hydrogeologicalhydrogeologistgeohydrology
Hydrogeology
Aquifers are broadly classified as being either confined or unconfined (water table aquifers), and either saturated or unsaturated; the type of aquifer affects what properties control the flow of water in that medium (e.g., the release of water from storage for confined aquifers is related to the storativity, while it is related to the specific yield for unconfined aquifers).

Overdrafting

groundwater depletionwater exploitationgroundwater extraction
Aquifer drawdown or overdrafting and the pumping of fossil water may be a contributing factor to sea-level rise.
Lowering of the water table, which makes water harder to reach streams and rivers.

Desert

desertsaridhigh desert
Fossil water is groundwater that has remained in an aquifer for several millennia and occurs mainly in deserts.
Leaching by ground water can extract ore minerals and redeposit them, according to the water table, in concentrated form.

Hydraulic head

headhydraulic gradientpressure head
The water table is the surface where the water pressure head is equal to the atmospheric pressure (where gauge pressure = 0).

Atmospheric pressure

barometric pressureair pressurepressure
The water table is the surface where the water pressure head is equal to the atmospheric pressure (where gauge pressure = 0).

Water level

gauge heightgage heightwater stage
The water table should not be confused with the water level in a deeper well.

Potentiometric surface

piezometric level
The elevation of the water in this deeper well is dependent upon the pressure in the deeper aquifer and is referred to as the potentiometric surface, not the water table.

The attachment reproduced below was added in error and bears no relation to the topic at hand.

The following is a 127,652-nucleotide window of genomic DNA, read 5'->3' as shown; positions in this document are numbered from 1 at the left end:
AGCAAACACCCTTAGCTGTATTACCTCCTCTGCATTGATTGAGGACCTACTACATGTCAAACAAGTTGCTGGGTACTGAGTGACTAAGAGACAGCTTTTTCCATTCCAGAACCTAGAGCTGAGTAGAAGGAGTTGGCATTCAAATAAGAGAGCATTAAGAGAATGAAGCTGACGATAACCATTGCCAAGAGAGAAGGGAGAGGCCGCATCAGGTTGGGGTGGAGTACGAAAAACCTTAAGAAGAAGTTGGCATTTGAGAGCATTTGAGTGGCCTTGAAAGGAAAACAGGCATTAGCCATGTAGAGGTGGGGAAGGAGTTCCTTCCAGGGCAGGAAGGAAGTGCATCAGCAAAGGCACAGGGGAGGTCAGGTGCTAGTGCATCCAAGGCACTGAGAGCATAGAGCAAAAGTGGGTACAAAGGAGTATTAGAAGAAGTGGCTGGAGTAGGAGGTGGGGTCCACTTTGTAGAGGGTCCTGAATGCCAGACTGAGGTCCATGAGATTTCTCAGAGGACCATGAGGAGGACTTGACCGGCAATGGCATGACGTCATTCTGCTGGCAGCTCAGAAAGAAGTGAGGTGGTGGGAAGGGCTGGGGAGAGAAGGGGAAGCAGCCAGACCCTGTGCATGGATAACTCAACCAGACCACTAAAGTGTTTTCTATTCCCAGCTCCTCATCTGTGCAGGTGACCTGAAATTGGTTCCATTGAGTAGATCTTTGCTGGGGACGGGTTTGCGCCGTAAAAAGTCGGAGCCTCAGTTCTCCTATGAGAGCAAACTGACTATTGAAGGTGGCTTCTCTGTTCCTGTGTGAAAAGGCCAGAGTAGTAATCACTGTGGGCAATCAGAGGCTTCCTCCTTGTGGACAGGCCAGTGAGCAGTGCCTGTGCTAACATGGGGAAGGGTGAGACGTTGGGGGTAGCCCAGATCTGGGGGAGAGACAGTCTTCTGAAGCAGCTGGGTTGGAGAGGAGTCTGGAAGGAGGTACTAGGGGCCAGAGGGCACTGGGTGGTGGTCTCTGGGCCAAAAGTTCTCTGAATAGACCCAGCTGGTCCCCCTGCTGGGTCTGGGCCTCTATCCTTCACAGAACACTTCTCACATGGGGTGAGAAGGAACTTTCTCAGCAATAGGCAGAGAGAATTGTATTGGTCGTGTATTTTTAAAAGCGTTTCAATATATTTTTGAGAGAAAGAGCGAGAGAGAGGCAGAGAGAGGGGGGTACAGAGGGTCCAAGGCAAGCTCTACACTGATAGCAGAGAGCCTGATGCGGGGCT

Precipitation

rainfallhydrometeorannual precipitation
The water table may vary due to seasonal changes such as precipitation and evapotranspiration. The groundwater may be from precipitation or from groundwater flowing into the aquifer.

River

riversriverineriparian
Springs, rivers, lakes and oases occur when the water table reaches the surface.

Oasis

oasesbasesdesert oasis
Springs, rivers, lakes and oases occur when the water table reaches the surface.

Sediment

sedimentssedimentarydregs
Within an aquifer, the water table is rarely horizontal, but reflects the surface relief due to the capillary effect (capillary fringe) in soils, sediments and other porous media.

Porous medium

porous mediaporous materialsporous material
Within an aquifer, the water table is rarely horizontal, but reflects the surface relief due to the capillary effect (capillary fringe) in soils, sediments and other porous media.

Vadose zone

vadoseunsaturated zonesaturated
A perched water table (or perched aquifer) is an aquifer that occurs above the regional water table, in the vadose zone.

Spring (hydrology)

springspringsspring water
Springs, rivers, lakes and oases occur when the water table reaches the surface.

Island

islandsIsland Groupoceanic island
On low-lying oceanic islands with porous soil, freshwater tends to collect in lenticular pools on top of the denser seawater intruding from the sides of the islands.

Fresh water

freshwaterfreshlimnic
On low-lying oceanic islands with porous soil, freshwater tends to collect in lenticular pools on top of the denser seawater intruding from the sides of the islands.